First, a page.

Oral Cancer has long been associated with tobacco products, and alcohol consumption. It is true, these lifestyle choices can increase your chances of having oral cancer. However, recently there has been a spike in the incidence of oral cancer among younger generations. Why is this happening? Why should you be concerned? What can you do about it?
Why is this happening?
Younger patients are not part of the "normal" demographic for oral cancer. Therefore younger patients are not screened as often as older at risk patients. Oral cancer is becoming more prevalent among younger populations. When oral cancer is caught early, it has a much higher treatment rate. Your biannual dental cleaning is a perfect time for your dentist or dental hygienist to look for any abnormalities.
Why should you be concerned?
Oral Cancer is like any cancer. Cancer occurs when a mutation in a healthy cell causes it to grow uncontrollably. Toxins in tobacco smoke and irritants from smokeless tobacco can cause these mutations to occur. However, recently it has been found that HPV can infect the gums and soft tissue of the mouth and throat and cause these same mutations.HPV is the same virus that is found to cause cervical cancer in women. The virus can be passed from person to person via sexual contact.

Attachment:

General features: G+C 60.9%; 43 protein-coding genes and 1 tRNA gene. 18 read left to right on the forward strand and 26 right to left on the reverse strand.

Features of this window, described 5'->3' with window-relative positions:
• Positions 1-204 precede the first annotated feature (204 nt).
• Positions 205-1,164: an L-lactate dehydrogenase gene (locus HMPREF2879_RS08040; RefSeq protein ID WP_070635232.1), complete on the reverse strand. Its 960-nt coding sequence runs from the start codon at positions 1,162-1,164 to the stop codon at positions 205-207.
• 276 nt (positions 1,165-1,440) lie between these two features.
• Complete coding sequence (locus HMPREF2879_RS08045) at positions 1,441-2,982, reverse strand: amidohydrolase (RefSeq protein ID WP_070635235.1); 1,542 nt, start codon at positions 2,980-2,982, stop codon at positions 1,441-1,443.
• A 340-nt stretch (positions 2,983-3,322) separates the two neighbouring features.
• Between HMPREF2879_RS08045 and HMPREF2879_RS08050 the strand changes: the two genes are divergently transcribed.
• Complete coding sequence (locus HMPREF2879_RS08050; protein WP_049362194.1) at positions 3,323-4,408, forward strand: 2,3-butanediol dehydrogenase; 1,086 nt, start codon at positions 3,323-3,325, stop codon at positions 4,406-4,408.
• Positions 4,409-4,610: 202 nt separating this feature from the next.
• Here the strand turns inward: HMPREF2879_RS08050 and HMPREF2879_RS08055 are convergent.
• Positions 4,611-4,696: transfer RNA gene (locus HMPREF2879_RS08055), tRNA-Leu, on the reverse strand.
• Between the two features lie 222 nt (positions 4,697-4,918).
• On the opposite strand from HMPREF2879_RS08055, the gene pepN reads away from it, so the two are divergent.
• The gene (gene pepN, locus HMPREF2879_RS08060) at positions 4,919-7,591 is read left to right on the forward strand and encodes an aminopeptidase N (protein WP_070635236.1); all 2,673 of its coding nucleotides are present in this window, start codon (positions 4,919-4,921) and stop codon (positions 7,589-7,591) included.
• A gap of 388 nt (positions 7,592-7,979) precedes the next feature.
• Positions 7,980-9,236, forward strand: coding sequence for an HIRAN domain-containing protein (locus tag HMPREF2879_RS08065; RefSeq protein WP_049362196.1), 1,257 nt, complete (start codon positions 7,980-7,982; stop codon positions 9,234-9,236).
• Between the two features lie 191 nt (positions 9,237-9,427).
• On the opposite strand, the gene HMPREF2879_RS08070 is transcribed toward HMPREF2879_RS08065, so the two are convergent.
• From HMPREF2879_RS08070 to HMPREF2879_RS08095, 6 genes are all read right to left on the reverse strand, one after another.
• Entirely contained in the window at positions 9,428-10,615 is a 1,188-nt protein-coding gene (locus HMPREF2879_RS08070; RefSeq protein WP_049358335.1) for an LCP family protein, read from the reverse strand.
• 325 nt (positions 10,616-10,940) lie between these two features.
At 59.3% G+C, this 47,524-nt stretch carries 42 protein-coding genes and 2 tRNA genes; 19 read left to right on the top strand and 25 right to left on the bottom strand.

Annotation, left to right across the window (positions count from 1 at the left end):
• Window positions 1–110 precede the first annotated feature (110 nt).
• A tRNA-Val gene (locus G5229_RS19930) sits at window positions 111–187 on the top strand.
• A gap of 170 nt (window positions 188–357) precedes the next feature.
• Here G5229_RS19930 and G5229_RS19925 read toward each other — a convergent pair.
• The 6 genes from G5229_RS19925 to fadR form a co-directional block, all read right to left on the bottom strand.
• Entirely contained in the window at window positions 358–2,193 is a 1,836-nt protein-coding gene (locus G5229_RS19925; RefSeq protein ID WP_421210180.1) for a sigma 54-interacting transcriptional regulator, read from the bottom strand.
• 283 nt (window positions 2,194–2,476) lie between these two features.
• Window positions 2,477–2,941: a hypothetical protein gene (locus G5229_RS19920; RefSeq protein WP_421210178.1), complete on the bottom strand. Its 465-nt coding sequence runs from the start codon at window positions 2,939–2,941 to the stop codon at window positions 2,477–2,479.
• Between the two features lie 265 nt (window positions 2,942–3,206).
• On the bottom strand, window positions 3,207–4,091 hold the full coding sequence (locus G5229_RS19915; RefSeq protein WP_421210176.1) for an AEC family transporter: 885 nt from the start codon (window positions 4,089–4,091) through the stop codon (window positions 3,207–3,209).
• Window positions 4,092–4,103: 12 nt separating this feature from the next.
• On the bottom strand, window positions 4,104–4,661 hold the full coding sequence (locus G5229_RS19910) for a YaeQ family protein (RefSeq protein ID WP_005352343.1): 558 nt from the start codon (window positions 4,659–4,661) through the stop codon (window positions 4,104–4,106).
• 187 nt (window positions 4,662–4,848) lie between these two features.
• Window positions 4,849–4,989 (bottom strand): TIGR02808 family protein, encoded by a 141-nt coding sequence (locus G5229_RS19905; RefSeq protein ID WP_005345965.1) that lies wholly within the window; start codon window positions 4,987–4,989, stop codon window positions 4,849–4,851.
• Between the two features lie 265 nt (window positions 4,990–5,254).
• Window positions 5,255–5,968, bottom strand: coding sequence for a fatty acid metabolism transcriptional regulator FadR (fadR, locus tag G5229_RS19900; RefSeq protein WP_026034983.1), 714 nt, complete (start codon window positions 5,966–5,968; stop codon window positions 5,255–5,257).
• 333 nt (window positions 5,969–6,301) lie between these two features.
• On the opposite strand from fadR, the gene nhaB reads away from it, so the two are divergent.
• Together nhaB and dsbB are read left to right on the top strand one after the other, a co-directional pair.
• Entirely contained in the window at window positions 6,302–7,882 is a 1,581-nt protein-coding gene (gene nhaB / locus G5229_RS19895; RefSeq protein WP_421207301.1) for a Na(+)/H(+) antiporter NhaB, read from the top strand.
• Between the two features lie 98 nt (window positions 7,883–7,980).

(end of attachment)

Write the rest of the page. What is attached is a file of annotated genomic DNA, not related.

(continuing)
What can you do about it?
First, the CDC recommends children 11 or 12 years old should get the HPV vaccine. Even if you think your child is not sexually active, it is important to build immunity at an earlier age for a lifetime of protection. Furthermore, ask your dentist at your biannual cleaning to look at your tongue, gums, and throat. Dentist are trained to see these cancers and can refer you to appropriate oral surgeon for biopsy.
This post isn't meant to be scary but to be informative. I never want to be the doomsday dentist. With any cancer, early detection is key. It is important to know your body, and know what is normal and abnormal. Ask your dentist to perform and oral cancer exam at yournext cleaning. We check every patient!